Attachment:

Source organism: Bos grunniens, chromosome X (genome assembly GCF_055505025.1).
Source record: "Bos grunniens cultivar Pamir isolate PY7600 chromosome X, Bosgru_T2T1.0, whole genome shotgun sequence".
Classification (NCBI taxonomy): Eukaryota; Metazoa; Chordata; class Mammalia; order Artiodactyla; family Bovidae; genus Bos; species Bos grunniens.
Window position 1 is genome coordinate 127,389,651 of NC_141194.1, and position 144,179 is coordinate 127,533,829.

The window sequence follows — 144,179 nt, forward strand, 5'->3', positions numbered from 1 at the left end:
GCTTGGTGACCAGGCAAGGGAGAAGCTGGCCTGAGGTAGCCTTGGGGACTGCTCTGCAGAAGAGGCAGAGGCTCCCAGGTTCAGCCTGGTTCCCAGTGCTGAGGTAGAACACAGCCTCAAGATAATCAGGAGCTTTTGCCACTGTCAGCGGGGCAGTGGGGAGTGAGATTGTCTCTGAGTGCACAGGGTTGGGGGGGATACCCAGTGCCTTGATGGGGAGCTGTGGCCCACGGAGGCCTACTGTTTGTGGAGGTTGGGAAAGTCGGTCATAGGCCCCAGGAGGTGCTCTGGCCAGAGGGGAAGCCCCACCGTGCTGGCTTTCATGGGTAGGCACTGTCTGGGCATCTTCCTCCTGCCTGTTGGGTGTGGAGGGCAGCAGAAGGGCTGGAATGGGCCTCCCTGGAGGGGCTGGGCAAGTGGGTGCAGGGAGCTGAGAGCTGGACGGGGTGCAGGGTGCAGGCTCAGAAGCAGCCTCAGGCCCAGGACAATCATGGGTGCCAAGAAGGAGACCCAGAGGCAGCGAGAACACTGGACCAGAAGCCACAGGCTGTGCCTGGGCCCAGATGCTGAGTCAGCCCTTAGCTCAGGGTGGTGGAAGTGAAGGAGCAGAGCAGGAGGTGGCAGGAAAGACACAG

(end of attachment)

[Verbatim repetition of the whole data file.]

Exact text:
Source organism: Bos grunniens, chromosome X (genome assembly GCF_055505025.1).
Source record: "Bos grunniens cultivar Pamir isolate PY7600 chromosome X, Bosgru_T2T1.0, whole genome shotgun sequence".
Classification (NCBI taxonomy): Eukaryota; Metazoa; Chordata; class Mammalia; order Artiodactyla; family Bovidae; genus Bos; species Bos grunniens.
Window position 1 is genome coordinate 127,389,651 of NC_141194.1, and position 144,179 is coordinate 127,533,829.

The window sequence follows — 144,179 nt, forward strand, 5'->3', positions numbered from 1 at the left end:
GCTTGGTGACCAGGCAAGGGAGAAGCTGGCCTGAGGTAGCCTTGGGGACTGCTCTGCAGAAGAGGCAGAGGCTCCCAGGTTCAGCCTGGTTCCCAGTGCTGAGGTAGAACACAGCCTCAAGATAATCAGGAGCTTTTGCCACTGTCAGCGGGGCAGTGGGGAGTGAGATTGTCTCTGAGTGCACAGGGTTGGGGGGGATACCCAGTGCCTTGATGGGGAGCTGTGGCCCACGGAGGCCTACTGTTTGTGGAGGTTGGGAAAGTCGGTCATAGGCCCCAGGAGGTGCTCTGGCCAGAGGGGAAGCCCCACCGTGCTGGCTTTCATGGGTAGGCACTGTCTGGGCATCTTCCTCCTGCCTGTTGGGTGTGGAGGGCAGCAGAAGGGCTGGAATGGGCCTCCCTGGAGGGGCTGGGCAAGTGGGTGCAGGGAGCTGAGAGCTGGACGGGGTGCAGGGTGCAGGCTCAGAAGCAGCCTCAGGCCCAGGACAATCATGGGTGCCAAGAAGGAGACCCAGAGGCAGCGAGAACACTGGACCAGAAGCCACAGGCTGTGCCTGGGCCCAGATGCTGAGTCAGCCCTTAGCTCAGGGTGGTGGAAGTGAAGGAGCAGAGCAGGAGGTGGCAGGAAAGACACAG